The Impact of Failed Measurement Can be Costly, says NSAI

When measurement goes wrong competitions, revenue, and even major investments can be lost, according to NSAI who received over 200 consumer queries and reports of measurement inaccuracies in 2013. NSAI are reminding businesses to check their measurement instruments as they celebrate World Metrology Day (Tuesday, 20th May).  

The Metre Convention, signed in 1875 provides the basis for a coherent measurement system (International System of Units - abbreviated SI from the French Le Système International d'unités) worldwide and this year’s theme is ‘measurement and the global energy challenge’.  To this end NSAI ensures the traceability and accuracy of measuring instruments used in environmental monitoring and energy management systems.

Measurement failures around the world highlight the importance of measurement accuracy.

  • Red Bull driver Daniel Ricciardo was disqualified from this year’s Australian Grand Prix after different measures were recorded from the official FIA and his team’s fuel-flow sensor. The sport's governing body, the FIA installed a fuel-flow sensor in each car to ensure teams do not exceed the maximum fuel-flow rate of 100kg/h, the difference resulted in a decision that his car had exceeded the maximum fuel-flow rate and the subsequent disqualification.
  • Mars Orbiter 1999 – after an investment of almost €0.5billion the spacecraft was lost as the ground-based computer software which produced data in Imperial Units instead of the Metric Units specified in the NASA contract.  As a result of this measurement error the orbiter was burned up on entry to the Mars atmosphere.


“Standards and measurements affect every aspect of our daily lives - whether it’s   the quantity of oil purchased to heat your home, or the weighing of household waste. We especially rely on correct measurement when buying or selling manufacturing  goods but we only become aware of them when something goes wrong, like with the Australian Grand Prix. We have made a number of developments in the metrology sector in Ireland and the increase in compliance and accuracy of forecourt petrol and diesel pumps is an example of how the work of NSAI, carried out behind the scenes, affects every day life,” said Maurice Buckley, CEO, NSAI.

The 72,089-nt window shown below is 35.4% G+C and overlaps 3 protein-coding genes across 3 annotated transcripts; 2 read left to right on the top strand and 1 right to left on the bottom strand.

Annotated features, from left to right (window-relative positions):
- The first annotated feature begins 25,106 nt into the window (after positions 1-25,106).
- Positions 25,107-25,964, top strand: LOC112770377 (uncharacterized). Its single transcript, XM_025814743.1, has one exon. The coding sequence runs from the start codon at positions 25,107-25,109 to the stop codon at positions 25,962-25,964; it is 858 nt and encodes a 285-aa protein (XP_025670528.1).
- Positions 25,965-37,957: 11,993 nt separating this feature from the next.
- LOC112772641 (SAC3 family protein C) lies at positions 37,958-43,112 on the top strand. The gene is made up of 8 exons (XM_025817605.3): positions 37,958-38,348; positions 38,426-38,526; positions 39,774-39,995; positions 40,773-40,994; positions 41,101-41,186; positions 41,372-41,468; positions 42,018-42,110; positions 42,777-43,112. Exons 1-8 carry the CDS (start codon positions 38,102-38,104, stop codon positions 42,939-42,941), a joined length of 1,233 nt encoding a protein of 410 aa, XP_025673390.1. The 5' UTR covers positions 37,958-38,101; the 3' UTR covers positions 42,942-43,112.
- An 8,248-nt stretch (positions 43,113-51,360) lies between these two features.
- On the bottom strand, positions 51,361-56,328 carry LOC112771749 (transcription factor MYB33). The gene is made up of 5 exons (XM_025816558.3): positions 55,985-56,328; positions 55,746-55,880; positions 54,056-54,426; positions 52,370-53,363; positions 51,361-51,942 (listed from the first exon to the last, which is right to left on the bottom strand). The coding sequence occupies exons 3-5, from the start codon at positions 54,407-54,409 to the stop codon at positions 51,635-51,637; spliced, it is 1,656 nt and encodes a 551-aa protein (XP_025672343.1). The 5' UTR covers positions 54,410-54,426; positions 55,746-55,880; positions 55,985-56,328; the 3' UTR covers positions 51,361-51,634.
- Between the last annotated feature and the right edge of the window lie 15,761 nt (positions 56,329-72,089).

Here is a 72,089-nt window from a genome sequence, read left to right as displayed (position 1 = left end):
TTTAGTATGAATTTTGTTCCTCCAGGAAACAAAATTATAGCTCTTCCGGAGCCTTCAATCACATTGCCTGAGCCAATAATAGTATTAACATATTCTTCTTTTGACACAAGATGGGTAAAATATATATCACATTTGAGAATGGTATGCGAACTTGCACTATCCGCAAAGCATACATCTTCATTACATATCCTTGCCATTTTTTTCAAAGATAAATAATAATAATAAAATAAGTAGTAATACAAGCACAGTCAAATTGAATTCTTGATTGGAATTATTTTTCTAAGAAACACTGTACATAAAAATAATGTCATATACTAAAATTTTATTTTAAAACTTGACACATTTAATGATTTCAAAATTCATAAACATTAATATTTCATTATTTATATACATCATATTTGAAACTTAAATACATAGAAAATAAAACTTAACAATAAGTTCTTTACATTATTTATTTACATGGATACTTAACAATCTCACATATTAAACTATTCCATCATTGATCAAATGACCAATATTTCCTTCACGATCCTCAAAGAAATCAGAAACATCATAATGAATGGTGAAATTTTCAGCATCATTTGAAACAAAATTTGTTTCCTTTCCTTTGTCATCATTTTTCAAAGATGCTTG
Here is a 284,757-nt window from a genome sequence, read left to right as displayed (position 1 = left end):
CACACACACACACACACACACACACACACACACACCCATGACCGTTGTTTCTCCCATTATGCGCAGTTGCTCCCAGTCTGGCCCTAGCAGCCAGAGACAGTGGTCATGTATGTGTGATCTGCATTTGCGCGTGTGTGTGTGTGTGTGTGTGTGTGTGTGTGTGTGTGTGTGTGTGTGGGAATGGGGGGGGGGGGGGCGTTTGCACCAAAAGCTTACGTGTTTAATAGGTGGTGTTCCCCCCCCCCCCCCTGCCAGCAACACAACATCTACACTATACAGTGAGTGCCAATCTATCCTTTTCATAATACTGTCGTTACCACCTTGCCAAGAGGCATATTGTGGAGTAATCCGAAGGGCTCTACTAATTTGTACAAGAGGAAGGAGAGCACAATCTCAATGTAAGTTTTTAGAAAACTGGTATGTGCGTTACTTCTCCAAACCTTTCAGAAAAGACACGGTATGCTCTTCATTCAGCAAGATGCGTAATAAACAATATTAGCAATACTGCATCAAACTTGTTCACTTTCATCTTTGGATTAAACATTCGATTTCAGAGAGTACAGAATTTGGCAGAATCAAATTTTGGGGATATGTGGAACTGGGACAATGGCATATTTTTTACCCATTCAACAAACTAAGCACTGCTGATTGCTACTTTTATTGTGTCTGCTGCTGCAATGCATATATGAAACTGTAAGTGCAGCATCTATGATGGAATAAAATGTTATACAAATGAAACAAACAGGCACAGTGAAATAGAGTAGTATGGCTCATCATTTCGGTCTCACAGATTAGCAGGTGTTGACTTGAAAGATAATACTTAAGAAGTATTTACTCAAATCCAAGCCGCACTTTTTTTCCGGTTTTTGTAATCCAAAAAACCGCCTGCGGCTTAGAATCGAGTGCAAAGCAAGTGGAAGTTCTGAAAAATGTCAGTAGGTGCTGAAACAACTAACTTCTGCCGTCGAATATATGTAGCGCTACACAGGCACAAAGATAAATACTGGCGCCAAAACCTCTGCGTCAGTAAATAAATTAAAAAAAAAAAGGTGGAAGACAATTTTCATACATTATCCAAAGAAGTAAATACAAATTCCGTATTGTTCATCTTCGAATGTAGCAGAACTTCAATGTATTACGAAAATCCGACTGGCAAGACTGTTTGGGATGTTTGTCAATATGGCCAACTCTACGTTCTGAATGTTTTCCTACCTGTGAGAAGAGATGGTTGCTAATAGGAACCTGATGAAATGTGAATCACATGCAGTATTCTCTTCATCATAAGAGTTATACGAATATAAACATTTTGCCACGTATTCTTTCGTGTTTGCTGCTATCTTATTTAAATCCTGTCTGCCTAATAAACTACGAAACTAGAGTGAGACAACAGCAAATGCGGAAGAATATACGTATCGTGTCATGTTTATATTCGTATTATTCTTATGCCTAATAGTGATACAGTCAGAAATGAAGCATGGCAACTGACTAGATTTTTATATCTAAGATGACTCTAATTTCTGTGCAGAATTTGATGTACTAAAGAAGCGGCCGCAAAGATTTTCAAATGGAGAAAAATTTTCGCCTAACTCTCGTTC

Highlights for NSAI in 2013 include:

  • Targeted campaigns, such as in the liquid fuel sector. Of the oil tankers inspected, 90% were compliant, while petrol pumps had a 94% compliance rate
  • Carried out measurement proficiency audits and training to support Irish business measurement capabilities
  • Joint enforcement activities with a number of other state bodies
  • Improved Weighbridge compliance from 70% to 89%
  • Maintained 14 national measurement standards
  • Issued 4,500 calibration certificates


NSAI metrology regularly inspects and calibrates measuring instruments throughout the country across a broad spectrum of companies including:

  • Local Authority weighbridges used to check for over laden trucks on public roads
  • County Councils (waste management, marine, energy and transport)
  • Commercial waste/refuse and recycling companies
  • Fish processors and meat plants
  • Pharmaceutical plants
  • Liquid Fuel Industry
  • Medical Devices
  • Taxi’s
  • ICT


Through its metrology services NSAI endeavors to enable industry and protect the public.

 

 

Metrology in Daily Life film

This film, from the National Metrology Institute of the Netherlands, VSL, shows the impact of measurements in our immediate surroundings. You'll be amazed how often accurate measurements play a role in our daily lives, but also in technological developments, environmental issues and health care.